Slow start to season
Disappointing early catches for area stone crabbers
How bad were conditions for area stone crabbers as the season got underway? For several days, boats from Goodland were not bothering to go out, as the claws they could harvest from the traps the crabbers pulled wouldn’t even cover their fuel and expenses.
After a stone crab season ending last May that was generally favorable for area crabbers, they are once again casting their bread on the water – or their cow hooves, pig trotters, fish guts, and whatever else they use to bait their traps with – and waiting for the crabs to come in and feed.
The fishermen started putting their traps into the water on Oct. 5, and on Oct. 15, they began to legally harvest the first of the season’s claws and offer them for sale. With disappointing early catches from the first few days of pulling the traps, the crabbers will leave the traps in the Gulf longer to give the crabs time to fill them, said Pat Kirk of Kirk Fish Company in Goodland.
“They might leave them in the water for 10 or 20 days,” while when the crabs are actively populating the traps, they are pulled on a much quicker cycle, said Kirk. “We know the crabs are there – we’ve just gotta find them.”
The first few days of the season, she said, “they’ve cooked a pitiful amount of crabs,” and several boats were waiting for conditions to improve before they ventured offshore again.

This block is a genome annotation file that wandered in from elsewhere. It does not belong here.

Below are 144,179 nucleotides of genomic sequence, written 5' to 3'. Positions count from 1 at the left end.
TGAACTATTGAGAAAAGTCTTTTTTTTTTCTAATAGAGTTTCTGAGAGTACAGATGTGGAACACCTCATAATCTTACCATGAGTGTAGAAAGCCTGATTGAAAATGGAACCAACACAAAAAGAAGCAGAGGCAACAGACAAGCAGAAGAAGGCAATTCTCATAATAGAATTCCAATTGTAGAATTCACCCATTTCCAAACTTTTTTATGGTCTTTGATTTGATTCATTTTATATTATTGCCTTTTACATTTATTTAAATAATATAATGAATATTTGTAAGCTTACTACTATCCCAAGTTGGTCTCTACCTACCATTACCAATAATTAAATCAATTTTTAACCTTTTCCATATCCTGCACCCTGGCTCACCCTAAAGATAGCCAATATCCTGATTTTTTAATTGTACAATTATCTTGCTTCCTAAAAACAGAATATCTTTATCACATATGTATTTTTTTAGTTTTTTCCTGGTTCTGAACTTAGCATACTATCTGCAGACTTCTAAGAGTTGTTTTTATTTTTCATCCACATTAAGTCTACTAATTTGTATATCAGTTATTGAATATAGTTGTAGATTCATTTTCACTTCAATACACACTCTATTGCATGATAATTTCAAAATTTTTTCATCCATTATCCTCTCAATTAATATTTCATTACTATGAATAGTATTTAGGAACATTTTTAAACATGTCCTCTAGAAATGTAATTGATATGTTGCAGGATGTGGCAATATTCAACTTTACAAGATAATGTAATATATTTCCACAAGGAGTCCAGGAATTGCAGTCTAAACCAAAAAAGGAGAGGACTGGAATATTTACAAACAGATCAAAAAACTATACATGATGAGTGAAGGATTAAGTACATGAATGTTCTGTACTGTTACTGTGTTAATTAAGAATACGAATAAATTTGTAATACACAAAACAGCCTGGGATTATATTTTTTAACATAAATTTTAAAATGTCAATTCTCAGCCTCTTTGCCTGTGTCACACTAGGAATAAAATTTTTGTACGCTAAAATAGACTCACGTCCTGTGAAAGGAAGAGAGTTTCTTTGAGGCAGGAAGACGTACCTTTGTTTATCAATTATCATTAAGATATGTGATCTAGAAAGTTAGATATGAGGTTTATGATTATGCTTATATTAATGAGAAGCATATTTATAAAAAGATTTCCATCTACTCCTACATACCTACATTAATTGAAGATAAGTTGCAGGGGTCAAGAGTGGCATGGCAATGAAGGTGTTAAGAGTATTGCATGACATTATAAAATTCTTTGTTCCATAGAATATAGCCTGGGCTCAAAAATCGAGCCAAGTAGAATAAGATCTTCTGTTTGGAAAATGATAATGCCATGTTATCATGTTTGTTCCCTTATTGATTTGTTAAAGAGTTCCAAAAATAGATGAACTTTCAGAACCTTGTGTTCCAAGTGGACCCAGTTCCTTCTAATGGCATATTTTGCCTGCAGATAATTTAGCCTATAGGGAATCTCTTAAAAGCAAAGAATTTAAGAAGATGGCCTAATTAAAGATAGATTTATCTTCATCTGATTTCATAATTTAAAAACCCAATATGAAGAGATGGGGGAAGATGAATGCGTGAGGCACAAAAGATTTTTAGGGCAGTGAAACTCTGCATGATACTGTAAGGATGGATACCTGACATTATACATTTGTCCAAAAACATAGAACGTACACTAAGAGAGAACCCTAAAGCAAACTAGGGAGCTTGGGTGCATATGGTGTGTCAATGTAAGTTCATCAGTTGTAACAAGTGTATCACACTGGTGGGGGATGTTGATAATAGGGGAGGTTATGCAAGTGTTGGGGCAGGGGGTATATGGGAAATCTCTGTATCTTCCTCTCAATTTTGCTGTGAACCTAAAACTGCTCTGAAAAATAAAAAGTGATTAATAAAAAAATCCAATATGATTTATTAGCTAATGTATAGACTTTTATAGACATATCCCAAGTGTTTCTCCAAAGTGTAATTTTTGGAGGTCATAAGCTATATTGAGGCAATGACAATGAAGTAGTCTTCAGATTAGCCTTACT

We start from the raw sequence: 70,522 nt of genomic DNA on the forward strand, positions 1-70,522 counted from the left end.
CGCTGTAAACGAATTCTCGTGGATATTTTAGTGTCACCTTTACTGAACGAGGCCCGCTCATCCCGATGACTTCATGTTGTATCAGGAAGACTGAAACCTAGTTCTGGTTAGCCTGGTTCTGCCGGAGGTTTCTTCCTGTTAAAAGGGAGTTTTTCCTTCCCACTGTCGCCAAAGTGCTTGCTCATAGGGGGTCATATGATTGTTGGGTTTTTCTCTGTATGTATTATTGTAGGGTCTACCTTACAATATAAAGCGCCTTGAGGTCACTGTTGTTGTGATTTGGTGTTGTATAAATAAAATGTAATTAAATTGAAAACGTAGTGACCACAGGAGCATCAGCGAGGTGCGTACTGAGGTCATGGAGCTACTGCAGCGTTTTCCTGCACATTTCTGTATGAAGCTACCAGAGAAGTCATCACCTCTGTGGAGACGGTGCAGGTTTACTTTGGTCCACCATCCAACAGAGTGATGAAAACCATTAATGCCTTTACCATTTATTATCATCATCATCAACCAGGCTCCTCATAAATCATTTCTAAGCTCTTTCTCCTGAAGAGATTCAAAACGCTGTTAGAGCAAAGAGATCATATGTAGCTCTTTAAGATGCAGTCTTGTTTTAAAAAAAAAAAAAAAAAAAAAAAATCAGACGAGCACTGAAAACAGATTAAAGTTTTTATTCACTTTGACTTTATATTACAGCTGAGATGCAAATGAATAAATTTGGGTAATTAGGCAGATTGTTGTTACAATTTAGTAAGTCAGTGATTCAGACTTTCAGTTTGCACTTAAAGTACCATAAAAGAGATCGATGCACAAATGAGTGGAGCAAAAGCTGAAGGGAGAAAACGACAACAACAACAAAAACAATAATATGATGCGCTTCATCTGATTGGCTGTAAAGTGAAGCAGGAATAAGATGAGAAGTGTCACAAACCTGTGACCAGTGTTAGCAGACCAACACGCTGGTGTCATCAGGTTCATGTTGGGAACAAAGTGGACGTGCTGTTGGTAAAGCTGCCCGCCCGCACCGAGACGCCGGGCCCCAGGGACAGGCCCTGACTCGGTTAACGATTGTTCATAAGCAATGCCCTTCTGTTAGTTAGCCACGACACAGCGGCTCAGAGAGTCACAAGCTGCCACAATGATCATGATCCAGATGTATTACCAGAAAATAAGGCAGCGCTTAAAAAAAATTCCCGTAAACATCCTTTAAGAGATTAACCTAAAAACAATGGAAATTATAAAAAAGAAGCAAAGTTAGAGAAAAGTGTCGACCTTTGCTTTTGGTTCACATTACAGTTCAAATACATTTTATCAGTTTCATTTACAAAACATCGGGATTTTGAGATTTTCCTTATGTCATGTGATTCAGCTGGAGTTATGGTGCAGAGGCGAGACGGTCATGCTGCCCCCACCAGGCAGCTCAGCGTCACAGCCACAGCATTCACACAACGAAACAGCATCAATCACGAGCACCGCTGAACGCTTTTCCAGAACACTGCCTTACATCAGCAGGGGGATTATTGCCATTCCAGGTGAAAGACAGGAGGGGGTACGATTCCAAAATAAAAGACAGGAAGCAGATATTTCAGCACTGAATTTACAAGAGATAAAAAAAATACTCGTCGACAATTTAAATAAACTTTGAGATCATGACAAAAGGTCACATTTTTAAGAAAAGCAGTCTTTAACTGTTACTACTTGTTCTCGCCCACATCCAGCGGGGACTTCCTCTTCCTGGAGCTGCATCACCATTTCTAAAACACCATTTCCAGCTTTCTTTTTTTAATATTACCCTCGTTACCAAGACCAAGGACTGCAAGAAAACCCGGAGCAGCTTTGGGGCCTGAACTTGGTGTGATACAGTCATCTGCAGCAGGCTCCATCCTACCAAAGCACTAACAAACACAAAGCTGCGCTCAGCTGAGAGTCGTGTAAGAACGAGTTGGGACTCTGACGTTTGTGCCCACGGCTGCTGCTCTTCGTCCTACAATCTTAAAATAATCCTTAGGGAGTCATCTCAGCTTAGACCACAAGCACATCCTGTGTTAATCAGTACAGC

Her husband, Damas Kirk, is a fifth-generation local fisherman, whose great aunt was Tommie Barfield, an icon in Marco Island history. Damas Kirk said the local crabbers are in serious need of finding and harvesting a bountiful catch.
“These guys are needing a paycheck pretty bad right now,” he said. “Opening day was rough for our guys. They’re out $50,000 or so, and they haven’t made any money since last May.” He used to fish 10,000 stone crab traps, but no longer goes out himself.
Damas and Pat’s daughter Kelly, the sixth-generation of a local commercial fishing family, said they have heard that crabbers further north in the Gulf, north of Tarpon Springs, have been bringing in good catches, but “all the way down into the Keys, no one’s seeing big numbers.” The good news is that despite all the concern about red tide and blue/green algae in the Gulf, the crabs that the stone crab fishery locally has been producing are healthy and unaffected.
“Everyone’s extremely eager” for the product, she said. “They all want them as soon as they can get them.”
The low supply of crabs has also affected area restaurants. As of Saturday afternoon, Truluck’s in Naples, which serves a popular all-you-can-eat stone crab dinner on Monday night, had not verified if they would be able to offer it this week.
In Everglades City, Howie Grimm, the owner of Grimm’s Stone Crab in Everglades City, and also the mayor of Everglades City, confirmed the season was off to an inauspicious start.
Like other longtime observers of the industry, Grimm postulated that the good weather has made for bad crabbing. “Maybe we need a few cold fronts,” he said. “Right now, it feels like August. Till we get some cooler weather, these guys are not going to get what they need.”
“The water’s too hot,” said Damas Kirk.